Our Gourmet: Indian spices warm a cold winter's nightJanuary 02. 2018 9:31PM
Taj India47 E. Pearl St., Nashua; 864-8586; tajindia.co
Hours: Tuesday-Saturday 11:30 a.m.-3 p.m and 5-9:30 p.m.; Sunday opening at noon; closed Monday. Lunch buffet Thursday-Sunday.
Pricing: Lunch menu $10.95 or under; appetizers $3-$10.95; entrees $12.95-$16.95.
Handicapped access: Steps up to main dining area and bar.
Scores for Taj India:
Last time we checked in with you, we reviewed Crane, the simple but excellent Japanese/Chinese restaurant, and talked about how Pearl Street may have the most restaurant-heavy three blocks in Nashua. This time, with a rather tight dining window because of the holidays, we decided to continue exploring this tasty Gate City side street.
Taj India has been open on East Pearl Street for a couple of years. It’s in the building on the corner of Spring Street that once was home to Unum’s, an eclectic spot that Mrs. Gourmet and I visited early on in our reviewing career. Aside from the addition of Indian-themed art, the space is much the same as we remembered it, with a few tables in the front windows, and the bar and main dining area — with a dozen or so tables — a few steps up from street level.
It wasn’t especially busy when we visited on Saturday night, but we had to wait for a few minutes while our table, against the wall at the front of the upper level, was set. We were directly under a very active air conditioning outlet (even though it was 5 degrees outside), so we debated asking to be moved, but there weren’t many tables that weren’t potentially in the path of a cool breeze, so we stayed put. (Our advice: Bring an extra layer to be on the safe side.)
The menu at Taj India covers several pages, starting with lunch specials and continuing through appetizers and entrees, the latter grouped according to the main ingredient: lamb, chicken, seafood, rice and vegetables. Descriptions are thorough, and very helpful for diners who aren’t thoroughly versed in Indian food.
There are two samplers on the appetizer menu, and we thought one of those would be a good way to start. We chose the House Special ($10.95), featuring bites of grilled lamb, seekh (seasoned mixed lamb) kebab, two styles of chicken, samosa (a deep-fried spiced potato turnover), paneer pakora (a deep-fried cheese) and papadam (a lentil and black pepper wafer). Most of the meats were tossed in sauces that reminded us — in appearance and heat — of Buffalo-wing sauce. All the parts were good, but as an appetizer for two, it was a bit heavy — a problem we’ve encountered elsewhere with sampler-style apps, so you’d think we’d know better.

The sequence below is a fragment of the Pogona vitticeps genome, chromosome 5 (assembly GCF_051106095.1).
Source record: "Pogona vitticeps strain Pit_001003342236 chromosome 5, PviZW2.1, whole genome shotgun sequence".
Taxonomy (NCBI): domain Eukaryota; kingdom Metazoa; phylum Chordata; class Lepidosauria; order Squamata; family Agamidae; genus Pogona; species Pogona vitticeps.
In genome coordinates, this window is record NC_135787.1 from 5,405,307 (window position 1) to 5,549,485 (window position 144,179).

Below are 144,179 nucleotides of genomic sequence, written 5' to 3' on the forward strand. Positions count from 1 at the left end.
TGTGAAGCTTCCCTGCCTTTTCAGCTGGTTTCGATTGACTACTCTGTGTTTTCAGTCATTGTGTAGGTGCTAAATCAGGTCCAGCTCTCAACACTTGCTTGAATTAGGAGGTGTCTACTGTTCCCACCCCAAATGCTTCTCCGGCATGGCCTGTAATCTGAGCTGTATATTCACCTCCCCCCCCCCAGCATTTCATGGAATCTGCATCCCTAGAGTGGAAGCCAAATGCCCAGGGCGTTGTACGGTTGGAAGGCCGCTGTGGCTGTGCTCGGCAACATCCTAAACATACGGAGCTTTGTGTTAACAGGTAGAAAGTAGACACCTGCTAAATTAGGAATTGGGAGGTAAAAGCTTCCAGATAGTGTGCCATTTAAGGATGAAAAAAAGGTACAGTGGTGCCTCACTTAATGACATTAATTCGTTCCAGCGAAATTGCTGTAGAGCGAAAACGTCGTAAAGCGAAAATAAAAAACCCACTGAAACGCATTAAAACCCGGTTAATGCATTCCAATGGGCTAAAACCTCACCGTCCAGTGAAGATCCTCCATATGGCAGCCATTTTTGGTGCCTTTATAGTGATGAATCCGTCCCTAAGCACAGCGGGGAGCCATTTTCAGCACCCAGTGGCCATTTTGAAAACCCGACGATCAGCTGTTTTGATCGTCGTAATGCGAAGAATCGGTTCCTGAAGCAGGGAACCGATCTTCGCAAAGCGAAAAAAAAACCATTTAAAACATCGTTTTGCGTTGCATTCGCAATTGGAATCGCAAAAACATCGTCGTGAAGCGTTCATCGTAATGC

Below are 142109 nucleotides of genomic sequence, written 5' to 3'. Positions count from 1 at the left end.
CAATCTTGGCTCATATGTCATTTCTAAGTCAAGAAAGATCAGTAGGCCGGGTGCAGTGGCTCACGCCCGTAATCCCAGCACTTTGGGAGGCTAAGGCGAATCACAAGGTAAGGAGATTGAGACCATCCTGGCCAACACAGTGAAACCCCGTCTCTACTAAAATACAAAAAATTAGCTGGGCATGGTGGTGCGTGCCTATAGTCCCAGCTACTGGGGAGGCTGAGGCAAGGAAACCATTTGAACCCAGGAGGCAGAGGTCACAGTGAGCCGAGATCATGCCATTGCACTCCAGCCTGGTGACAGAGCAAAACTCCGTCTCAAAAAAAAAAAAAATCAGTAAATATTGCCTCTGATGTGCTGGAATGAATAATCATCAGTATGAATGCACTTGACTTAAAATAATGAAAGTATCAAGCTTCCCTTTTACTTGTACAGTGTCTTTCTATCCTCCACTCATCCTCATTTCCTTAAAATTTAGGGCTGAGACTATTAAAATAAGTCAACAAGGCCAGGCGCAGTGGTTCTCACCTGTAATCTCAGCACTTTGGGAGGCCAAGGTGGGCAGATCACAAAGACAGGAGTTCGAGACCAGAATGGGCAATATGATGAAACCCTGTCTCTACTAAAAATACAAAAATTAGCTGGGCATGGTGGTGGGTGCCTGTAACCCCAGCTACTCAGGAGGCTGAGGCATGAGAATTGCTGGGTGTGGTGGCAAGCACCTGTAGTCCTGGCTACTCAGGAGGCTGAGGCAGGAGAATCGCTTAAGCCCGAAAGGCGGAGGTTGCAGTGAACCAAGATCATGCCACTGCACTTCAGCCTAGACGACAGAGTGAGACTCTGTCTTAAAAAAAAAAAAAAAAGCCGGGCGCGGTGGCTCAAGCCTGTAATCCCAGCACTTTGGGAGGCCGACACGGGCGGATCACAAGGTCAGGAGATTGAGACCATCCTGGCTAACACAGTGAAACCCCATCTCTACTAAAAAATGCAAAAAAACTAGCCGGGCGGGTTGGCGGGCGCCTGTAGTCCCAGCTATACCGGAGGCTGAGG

Many of Taj India’s entrees come in a choice of spiciness: mild, regular and hot. We both requested regular, thinking that would be a reasonably adventuresome but not too dangerous route. By the time we finished the app, our lips were already glowing, and we wondered whether “regular” spice was such a good idea after all. As it turned out, “regular” kept the glow going, but it was nothing we couldn’t handle, and in fact it was welcome heat on a cold, cold night.
The spicier of our two entrees was Mrs. Gourmet’s Taj Special Biryani ($16.95 for one, $31.95 for two). This wonderful dish, which Mrs. G later described as sort of an Indian fried rice, featured chicken, shrimp, lamb and veggies tossed in saffron Basmati rice. Everything was perfectly cooked, moist, and yes, spicy. The portion was huge — we thought we might have accidentally received the “for two” serving — and we boxed up at least half of it to bring home.
My Lamb Curry ($14.95) wasn’t as spectacular, or as spicy, or as plentiful as the Taj Special, but it was no less satisfying for us curry fans. Chunks of tender, moist braised lamb were served in a thick brown, spicy but not hot curry sauce in a heavy crock, separate from a big bowl of perfectly cooked Basmati rice. (And is there better rice anywhere than the fluffy, aromatic, gently spiced Basmati served in Indian restaurants? It’s almost good enough to order by itself; it’s even better served in a delicious curry like this.)
As we boxed up our leftovers (enough for us to split for dinner a few nights later), we were fully satisfied, but since our lips were still burning, we decided to split a serving of Kulfee ($3.95), a very light homemade ice cream made with pistachios and cashews with sweet spices and rose water. Served cut into cubes, it was a wonderful way to cool our palates and finish our dinner.
The value factor is high at Taj India — our dinner with a shared appetizer and shared dessert came to less than $60. Service was unfailingly polite, but sometimes a bit slow; we were never asked for a drink order, and we had to ask to see the menu for desserts.
All told, though, Taj India was a warm, exotic place to spend a cold winter’s night, and another delicious reason to visit Nashua’s Pearl Street.